You have seen him or it but do not think or say or do anything about him or it. Let him or it be; do not have good or bad feelings about him or it. See his behaviors but do not judge them as good or bad and just let them be.

What we are trying to accomplish is to let go of our past ways of thinking, seeing and behaving towards people and the world and simply keep quiet and see if we can have a different way of seeing people, animals, trees, physical phenomenon and everything.

It is not going to be easy but we can do it for at least a week.


What you see other people say and do they do from their ego separated self-concepts, which are their dream selves, not their real selves.

Your ego separated self is the one that saw them do what they do; that is, your false self-saw their false selves do what they did.

If your ego self-responds to them, as they expect you to do, you would have reinforced your ego self and their ego self.

Now see them and ignore them. If you do not think or do anything that responds to their egos you would have resisted responding from your ego.

In not responding from your ego you have denied that you are an ego. You become a passive figure in their dream and in your dream; you are no longer acting as the ego.

If you persist in not responding from your ego, and to other people's egos, to the ways of the world, you would experience your real self.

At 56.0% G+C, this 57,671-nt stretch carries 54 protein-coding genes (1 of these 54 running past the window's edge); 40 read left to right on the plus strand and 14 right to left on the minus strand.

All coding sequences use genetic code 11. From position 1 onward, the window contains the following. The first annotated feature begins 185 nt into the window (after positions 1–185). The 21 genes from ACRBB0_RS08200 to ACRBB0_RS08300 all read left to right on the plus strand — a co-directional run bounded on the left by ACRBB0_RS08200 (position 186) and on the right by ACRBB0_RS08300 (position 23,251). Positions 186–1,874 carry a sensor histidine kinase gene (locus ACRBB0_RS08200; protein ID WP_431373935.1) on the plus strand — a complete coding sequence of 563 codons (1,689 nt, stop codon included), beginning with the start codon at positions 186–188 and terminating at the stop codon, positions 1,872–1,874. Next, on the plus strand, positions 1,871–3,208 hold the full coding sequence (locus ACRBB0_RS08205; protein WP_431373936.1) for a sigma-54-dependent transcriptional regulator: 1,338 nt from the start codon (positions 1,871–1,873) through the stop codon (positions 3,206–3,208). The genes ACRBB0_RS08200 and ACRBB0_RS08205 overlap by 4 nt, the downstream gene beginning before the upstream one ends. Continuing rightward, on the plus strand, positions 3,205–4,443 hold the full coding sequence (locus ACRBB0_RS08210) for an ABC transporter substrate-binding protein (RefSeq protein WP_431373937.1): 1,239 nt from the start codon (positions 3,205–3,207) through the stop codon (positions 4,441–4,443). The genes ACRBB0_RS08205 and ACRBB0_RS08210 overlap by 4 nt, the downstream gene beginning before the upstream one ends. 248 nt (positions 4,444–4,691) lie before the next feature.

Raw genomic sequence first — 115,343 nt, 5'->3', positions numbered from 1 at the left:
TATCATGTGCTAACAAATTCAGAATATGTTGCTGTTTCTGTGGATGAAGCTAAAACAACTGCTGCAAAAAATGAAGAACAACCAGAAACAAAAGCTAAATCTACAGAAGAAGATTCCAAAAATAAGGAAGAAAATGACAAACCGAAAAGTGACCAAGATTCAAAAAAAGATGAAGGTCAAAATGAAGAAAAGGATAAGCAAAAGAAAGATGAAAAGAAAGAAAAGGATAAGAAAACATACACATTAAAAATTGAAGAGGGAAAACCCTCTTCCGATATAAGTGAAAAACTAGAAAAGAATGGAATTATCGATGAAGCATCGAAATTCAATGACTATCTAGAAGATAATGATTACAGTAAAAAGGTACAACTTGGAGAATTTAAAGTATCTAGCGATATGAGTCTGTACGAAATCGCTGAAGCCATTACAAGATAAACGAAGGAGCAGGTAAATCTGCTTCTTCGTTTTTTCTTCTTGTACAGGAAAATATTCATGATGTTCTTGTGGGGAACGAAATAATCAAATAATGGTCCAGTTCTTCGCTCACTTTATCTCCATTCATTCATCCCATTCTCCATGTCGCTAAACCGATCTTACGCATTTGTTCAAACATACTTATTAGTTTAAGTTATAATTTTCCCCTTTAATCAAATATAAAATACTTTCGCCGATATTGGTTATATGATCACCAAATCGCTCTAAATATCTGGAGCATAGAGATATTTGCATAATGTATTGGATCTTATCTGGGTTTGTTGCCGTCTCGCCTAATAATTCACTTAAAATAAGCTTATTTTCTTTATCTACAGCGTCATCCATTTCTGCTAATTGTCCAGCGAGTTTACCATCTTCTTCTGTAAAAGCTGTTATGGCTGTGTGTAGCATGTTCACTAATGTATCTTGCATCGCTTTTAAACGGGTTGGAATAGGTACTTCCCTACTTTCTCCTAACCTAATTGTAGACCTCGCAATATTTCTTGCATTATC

First, you will see you as a light self and eventually experience your formless self.

Do not respond to other egos behaviors if you want to remember your real self. Your ego made them behave as egos to irritate you so that you respond to them as an ego (respond to them as a false self, you are not the ego; they are not egos, so ignore ego behaviors and remember your real self).

Ignore what you made other egos do to remember your real self, the son of God. Do so and live in peace.

Do not respond to anything you see people do or to the world altogether and remain calm and undisturbed by the antics of the egos world; do so and you deny the reality of the world and transcend the world and remember a different world, the world of light forms and ultimately experience the world of formless light. But as long as what you see in the ego separated world upsets you and you respond to them you are in ego and reinforce the egos world; to get out of your ego and the egos world you have to ignore what your ego sees as out there.

Ozodi Osuji

October 25, 2016

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Ozodi Osuji Ph.D

Ozodi Thomas Osuji is from Imo State, Nigeria. He obtained his PhD from UCLA. He taught at a couple of Universities and decided to go back to school and study psychology. Thereafter, he worked in the mental health field and was the Executive Director of two mental health agencies. He subsequently left the mental health environment with the goal of being less influenced by others perspectives, so as to be able to think for himself and synthesize Western, Asian and African perspectives on phenomena. Dr Osuji’s goal is to provide us with a unique perspective, one that is not strictly Western or African but a synthesis of both. Dr Osuji teaches, writes and consults on leadership, management, politics, psychology and religions. Dr Osuji is married and has three children; he lives at Anchorage, Alaska, USA.

He can be reached at: (907) 310-8176